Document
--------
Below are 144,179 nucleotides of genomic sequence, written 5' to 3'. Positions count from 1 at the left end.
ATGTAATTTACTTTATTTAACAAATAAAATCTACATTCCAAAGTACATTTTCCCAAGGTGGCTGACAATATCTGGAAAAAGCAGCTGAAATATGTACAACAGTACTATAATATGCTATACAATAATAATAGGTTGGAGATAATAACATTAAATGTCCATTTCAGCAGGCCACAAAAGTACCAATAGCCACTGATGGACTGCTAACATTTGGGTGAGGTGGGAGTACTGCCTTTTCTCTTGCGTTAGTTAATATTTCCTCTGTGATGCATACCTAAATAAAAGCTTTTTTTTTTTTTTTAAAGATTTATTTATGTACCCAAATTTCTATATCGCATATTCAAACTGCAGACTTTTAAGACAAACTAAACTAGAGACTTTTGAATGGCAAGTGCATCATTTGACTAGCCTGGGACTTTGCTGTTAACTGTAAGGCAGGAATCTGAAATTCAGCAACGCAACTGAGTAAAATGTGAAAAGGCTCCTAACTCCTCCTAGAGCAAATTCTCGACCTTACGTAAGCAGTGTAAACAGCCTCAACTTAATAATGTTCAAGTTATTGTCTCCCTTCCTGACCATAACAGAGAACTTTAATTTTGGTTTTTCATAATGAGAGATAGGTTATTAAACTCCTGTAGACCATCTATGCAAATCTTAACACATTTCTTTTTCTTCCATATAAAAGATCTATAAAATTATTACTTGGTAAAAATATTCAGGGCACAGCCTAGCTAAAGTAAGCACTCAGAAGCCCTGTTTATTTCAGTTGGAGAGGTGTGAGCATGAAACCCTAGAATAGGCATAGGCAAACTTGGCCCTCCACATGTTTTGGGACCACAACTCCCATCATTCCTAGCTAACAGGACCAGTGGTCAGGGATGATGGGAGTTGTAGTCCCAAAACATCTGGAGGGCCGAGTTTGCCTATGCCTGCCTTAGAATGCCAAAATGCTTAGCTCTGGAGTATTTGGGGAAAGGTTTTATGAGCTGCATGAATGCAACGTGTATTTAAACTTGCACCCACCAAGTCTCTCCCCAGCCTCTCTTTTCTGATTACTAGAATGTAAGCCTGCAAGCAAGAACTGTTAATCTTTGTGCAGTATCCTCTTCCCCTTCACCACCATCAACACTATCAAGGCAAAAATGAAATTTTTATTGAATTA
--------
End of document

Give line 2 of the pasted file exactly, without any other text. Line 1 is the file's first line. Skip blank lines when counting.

ATGTAATTTACTTTATTTAACAAATAAAATCTACATTCCAAAGTACATTTTCCCAAGGTGGCTGACAATATCTGGAAAAAGCAGCTGAAATATGTACAACAGTACTATAATATGCTATACAATAATAATAGGTTGGAGATAATAACATTAAATGTCCATTTCAGCAGGCCACAAAAGTACCAATAGCCACTGATGGACTGCTAACATTTGGGTGAGGTGGGAGTACTGCCTTTTCTCTTGCGTTAGTTAATATTTCCTCTGTGATGCATACCTAAATAAAAGCTTTTTTTTTTTTTTTAAAGATTTATTTATGTACCCAAATTTCTATATCGCATATTCAAACTGCAGACTTTTAAGACAAACTAAACTAGAGACTTTTGAATGGCAAGTGCATCATTTGACTAGCCTGGGACTTTGCTGTTAACTGTAAGGCAGGAATCTGAAATTCAGCAACGCAACTGAGTAAAATGTGAAAAGGCTCCTAACTCCTCCTAGAGCAAATTCTCGACCTTACGTAAGCAGTGTAAACAGCCTCAACTTAATAATGTTCAAGTTATTGTCTCCCTTCCTGACCATAACAGAGAACTTTAATTTTGGTTTTTCATAATGAGAGATAGGTTATTAAACTCCTGTAGACCATCTATGCAAATCTTAACACATTTCTTTTTCTTCCATATAAAAGATCTATAAAATTATTACTTGGTAAAAATATTCAGGGCACAGCCTAGCTAAAGTAAGCACTCAGAAGCCCTGTTTATTTCAGTTGGAGAGGTGTGAGCATGAAACCCTAGAATAGGCATAGGCAAACTTGGCCCTCCACATGTTTTGGGACCACAACTCCCATCATTCCTAGCTAACAGGACCAGTGGTCAGGGATGATGGGAGTTGTAGTCCCAAAACATCTGGAGGGCCGAGTTTGCCTATGCCTGCCTTAGAATGCCAAAATGCTTAGCTCTGGAGTATTTGGGGAAAGGTTTTATGAGCTGCATGAATGCAACGTGTATTTAAACTTGCACCCACCAAGTCTCTCCCCAGCCTCTCTTTTCTGATTACTAGAATGTAAGCCTGCAAGCAAGAACTGTTAATCTTTGTGCAGTATCCTCTTCCCCTTCACCACCATCAACACTATCAAGGCAAAAATGAAATTTTTATTGAATTA